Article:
Whole-Session Evaluation of Interactive Information Retrieval Systems

NII Shonan Meeting:

@ Shonan Village Center, October 9-12, 2012

Organizers

  • Nicholas Belkin, Rutgers University, USA
  • Susan Dumais, Microsoft Research, USA
  • Noriko Kando, National Institute of Informatics, Japan
  • Mark Sanderson, RMIT University, Australia

Overview

Information retrieval (IR) has a long and proud history of evaluation of IR system performance, from the beginnings of such research in the early 1960s at the Cranfield Institute of Technology, UK, through the most recent (the 20th) 2011 Text REtrieval Conference (TREC), held at the National Institute of Science and Technology, Gaithersburg, MD, USA. The very strong emphasis on substantive and rigorous evaluation has been a hallmark of this area of computer and information science, and has led, over the years, to ever more substantive models of IR in general, and of IR techniques, and to substantial increase in performance of IR systems.

However, it is the case that the specific evaluation paradigm that has been almost universally applied in IR research is, in some respects, quite limited, and may no longer be applicable to the evaluation of performance of contemporary and future IR systems, nor to the development of better theories of IR, and more effective IR systems.

The problem that we, and others (see, e.g. the 2009 Dagstuhl Seminar on Interactive Information Retrieval, the 2010 ACM SIGIR Workshop on Simulation of Interaction: Automated Evaluation of Interactive IR, and the TREC 2009 and 2010 Session Tracks) have noted is that the standard mode of evaluation of IR system performance is with respect to how well the IR system responds to a single query put to the system. “How well” explicitly means some measure of the extent to which items “relevant” to the query are retrieved in response to the query (e.g., in a ranked list, how high in the list), and the extent to which “non-relevant” items are not retrieved. This type of evaluation is based on a so-called “test collection”, which consists of a static database of information objects, a static set of “topics” representing information needs, and a static set of judgments of the relevance of the information objects to each topic.

Why do we see this model of evaluation as problematic? Because people’s interactions with IR systems are not, in the general case, limited to one query, and one response, but rather take place over what we call a “search session”, a sequence of interactions between the IR system and the information seeker. These interactions involve not just issuing queries and identifying relevant objects, but also have to do with other goals such as learning about the database within which the person hopes to find information, determining how best to query the system, learning about a topic of interest, and so on. Thus, an effective IR system, which we will now call an Interactive IR (IIR) system to distinguish it from the type of non-interactive system whose performance the traditional paradigm evaluates, is one which effectively supports the searcher throughout the search session, and indeed with respect to the search session as a whole.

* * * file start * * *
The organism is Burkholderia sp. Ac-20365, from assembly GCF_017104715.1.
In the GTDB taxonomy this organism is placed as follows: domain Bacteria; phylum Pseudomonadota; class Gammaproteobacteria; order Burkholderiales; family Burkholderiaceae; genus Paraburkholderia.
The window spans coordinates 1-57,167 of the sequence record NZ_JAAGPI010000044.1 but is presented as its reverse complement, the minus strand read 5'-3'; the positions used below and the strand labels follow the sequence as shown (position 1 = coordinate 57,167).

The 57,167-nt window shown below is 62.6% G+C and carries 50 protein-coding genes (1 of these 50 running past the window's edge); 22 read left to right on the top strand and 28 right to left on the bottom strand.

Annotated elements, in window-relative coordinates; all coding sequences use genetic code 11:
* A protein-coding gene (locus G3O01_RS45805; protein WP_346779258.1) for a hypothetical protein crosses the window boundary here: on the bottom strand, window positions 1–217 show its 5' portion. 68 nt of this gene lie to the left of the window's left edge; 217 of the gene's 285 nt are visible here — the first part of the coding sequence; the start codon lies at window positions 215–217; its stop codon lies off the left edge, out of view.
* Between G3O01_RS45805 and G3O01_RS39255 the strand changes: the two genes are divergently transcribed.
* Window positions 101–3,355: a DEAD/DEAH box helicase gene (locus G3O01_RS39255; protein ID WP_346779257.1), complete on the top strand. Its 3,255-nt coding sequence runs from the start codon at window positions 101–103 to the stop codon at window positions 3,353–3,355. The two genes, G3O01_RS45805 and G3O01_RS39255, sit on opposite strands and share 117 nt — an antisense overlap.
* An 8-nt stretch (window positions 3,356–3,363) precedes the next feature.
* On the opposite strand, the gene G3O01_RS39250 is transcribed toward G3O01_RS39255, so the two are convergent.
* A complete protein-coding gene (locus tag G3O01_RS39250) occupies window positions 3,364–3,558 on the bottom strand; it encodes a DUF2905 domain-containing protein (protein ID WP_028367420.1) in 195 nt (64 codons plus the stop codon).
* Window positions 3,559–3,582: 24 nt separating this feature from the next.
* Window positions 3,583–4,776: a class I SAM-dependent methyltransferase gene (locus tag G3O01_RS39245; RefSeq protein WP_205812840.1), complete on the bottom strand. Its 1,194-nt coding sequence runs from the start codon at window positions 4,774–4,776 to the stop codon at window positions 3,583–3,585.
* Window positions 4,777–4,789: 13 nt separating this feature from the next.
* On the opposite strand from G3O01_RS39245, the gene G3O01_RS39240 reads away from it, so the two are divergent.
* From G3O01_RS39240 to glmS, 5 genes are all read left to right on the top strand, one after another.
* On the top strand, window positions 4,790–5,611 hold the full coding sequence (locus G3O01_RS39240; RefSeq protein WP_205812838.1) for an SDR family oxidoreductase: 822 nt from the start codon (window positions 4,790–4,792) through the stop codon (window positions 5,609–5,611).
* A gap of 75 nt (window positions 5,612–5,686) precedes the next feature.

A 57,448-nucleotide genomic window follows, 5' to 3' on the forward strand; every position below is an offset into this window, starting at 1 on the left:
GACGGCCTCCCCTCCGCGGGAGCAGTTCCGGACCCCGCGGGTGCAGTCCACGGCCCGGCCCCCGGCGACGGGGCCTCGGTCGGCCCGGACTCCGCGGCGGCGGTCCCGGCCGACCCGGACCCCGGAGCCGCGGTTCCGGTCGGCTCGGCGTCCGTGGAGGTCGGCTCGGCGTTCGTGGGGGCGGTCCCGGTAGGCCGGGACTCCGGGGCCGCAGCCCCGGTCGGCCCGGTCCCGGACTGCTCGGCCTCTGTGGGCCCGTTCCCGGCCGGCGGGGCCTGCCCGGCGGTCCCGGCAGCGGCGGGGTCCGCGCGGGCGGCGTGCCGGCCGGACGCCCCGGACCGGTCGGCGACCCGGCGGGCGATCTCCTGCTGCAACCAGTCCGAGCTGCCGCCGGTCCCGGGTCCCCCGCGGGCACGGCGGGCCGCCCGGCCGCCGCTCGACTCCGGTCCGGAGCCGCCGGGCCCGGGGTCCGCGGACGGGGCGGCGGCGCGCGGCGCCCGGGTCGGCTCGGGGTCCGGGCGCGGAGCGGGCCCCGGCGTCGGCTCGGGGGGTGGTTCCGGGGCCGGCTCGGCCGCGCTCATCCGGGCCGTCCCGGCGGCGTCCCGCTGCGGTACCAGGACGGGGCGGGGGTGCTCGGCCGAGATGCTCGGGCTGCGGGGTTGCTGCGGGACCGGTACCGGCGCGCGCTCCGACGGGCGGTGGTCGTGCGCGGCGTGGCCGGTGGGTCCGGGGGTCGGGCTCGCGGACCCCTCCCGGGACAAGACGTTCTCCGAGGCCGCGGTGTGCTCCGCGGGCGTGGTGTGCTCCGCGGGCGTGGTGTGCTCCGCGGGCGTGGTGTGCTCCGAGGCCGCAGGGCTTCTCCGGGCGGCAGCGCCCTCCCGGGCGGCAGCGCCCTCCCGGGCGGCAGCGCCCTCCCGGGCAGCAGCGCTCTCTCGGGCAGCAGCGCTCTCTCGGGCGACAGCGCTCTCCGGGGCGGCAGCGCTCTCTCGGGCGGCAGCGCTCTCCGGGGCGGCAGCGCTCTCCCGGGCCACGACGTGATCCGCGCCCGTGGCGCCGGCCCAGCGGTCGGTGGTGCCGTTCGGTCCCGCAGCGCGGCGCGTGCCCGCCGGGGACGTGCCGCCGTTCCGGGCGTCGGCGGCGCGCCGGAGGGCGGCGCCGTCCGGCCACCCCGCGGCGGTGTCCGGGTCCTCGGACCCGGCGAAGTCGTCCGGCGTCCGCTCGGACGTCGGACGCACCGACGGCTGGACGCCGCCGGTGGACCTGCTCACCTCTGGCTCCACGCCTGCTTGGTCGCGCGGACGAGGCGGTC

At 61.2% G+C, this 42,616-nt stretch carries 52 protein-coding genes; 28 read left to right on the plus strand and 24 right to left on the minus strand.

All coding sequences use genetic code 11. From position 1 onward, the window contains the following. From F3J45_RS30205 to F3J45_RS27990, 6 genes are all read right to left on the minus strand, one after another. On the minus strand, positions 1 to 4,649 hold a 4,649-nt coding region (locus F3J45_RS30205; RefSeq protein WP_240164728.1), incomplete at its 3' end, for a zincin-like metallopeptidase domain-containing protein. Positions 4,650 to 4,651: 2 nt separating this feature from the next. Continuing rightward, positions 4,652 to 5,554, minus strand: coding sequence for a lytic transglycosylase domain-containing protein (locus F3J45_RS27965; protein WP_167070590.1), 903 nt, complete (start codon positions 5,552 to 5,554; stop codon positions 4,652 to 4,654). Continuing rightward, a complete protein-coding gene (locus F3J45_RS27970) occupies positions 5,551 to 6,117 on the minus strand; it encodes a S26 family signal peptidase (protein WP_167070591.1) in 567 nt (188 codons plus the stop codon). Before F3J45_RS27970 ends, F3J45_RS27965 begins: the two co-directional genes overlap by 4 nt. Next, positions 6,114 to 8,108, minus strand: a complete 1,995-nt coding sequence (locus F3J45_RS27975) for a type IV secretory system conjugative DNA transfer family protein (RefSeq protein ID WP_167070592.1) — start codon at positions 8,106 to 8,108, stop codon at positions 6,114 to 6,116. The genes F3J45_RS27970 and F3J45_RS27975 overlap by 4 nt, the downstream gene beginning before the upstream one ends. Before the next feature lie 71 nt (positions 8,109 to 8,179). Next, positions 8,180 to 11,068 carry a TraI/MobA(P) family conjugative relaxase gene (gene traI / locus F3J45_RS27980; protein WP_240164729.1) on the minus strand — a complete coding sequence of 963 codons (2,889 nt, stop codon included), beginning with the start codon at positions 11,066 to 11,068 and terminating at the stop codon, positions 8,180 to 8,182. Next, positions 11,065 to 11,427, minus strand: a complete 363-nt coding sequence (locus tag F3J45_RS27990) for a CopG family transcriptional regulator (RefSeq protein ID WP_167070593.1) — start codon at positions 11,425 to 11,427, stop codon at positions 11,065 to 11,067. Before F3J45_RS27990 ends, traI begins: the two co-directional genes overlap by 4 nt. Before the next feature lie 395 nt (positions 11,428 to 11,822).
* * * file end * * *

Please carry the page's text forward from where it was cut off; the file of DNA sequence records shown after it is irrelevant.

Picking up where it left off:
Although the problem we have identified is reasonably clear — that for further progress in theoretical understanding and increased effectiveness of IIR systems, evaluation of performance of IIR systems should be in terms of how well they support searchers with respect to whole search sessions — how actually to evaluate such interactions is not at all clear. We believe that a quite new evaluation paradigm will be necessary in order to achieve this goal, based on new and more reasoned understandings of IIR itself, with new measures of performance, and new methods for applying such measures. Thus, the goal of the meeting we propose is to bring together researchers in IIR theories, techniques and methods; in evaluation of IR systems in general; and in particular in session-based evaluation of IIR systems, in order to form a framework within which a new paradigm of evaluation of information retrieval systems can be developed.